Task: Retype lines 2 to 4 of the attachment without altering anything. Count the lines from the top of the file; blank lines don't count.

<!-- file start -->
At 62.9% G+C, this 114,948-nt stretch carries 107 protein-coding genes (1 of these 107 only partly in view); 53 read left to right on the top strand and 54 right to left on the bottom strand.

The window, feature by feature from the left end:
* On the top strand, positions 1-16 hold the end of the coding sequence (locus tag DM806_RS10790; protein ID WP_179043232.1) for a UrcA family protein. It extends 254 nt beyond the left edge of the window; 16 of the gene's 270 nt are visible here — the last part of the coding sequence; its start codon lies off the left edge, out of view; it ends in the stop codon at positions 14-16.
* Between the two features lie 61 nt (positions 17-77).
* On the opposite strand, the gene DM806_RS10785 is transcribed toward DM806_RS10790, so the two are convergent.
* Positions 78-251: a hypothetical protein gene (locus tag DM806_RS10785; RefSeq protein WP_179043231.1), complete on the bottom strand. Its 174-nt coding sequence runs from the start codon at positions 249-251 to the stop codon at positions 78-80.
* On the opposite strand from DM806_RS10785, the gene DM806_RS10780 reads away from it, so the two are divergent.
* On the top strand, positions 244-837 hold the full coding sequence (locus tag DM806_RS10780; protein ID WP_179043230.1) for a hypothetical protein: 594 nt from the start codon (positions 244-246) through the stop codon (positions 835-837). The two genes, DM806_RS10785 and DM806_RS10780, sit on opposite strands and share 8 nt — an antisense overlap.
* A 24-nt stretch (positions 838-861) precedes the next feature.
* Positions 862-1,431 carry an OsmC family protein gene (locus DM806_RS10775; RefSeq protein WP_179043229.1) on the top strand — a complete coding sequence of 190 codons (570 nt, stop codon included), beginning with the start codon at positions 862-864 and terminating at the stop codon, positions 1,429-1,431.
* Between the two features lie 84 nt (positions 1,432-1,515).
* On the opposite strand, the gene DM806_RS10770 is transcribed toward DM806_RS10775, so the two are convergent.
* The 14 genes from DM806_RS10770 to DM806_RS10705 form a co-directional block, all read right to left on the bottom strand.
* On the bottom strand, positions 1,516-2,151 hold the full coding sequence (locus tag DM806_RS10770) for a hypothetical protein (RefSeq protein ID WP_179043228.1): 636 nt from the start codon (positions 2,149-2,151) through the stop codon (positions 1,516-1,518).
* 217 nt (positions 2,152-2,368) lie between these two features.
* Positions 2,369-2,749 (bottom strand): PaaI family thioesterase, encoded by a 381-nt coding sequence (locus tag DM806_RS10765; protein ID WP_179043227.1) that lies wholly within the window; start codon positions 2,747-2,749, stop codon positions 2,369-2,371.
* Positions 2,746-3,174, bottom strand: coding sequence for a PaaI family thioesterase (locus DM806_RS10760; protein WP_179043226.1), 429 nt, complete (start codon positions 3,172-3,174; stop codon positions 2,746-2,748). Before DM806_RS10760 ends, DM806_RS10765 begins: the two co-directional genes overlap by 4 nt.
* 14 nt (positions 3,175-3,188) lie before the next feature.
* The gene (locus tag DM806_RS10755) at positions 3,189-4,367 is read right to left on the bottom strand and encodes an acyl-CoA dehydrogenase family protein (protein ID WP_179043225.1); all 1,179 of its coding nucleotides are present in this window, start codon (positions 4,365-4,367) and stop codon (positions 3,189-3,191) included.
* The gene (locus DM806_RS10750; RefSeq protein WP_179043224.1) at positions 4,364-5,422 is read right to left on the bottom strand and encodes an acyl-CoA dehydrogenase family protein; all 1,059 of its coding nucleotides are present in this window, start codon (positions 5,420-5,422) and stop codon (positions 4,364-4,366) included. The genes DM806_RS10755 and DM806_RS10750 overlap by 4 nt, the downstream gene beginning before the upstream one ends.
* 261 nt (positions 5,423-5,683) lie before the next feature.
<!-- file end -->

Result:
The window, feature by feature from the left end:
* On the top strand, positions 1-16 hold the end of the coding sequence (locus tag DM806_RS10790; protein ID WP_179043232.1) for a UrcA family protein. It extends 254 nt beyond the left edge of the window; 16 of the gene's 270 nt are visible here — the last part of the coding sequence; its start codon lies off the left edge, out of view; it ends in the stop codon at positions 14-16.
* Between the two features lie 61 nt (positions 17-77).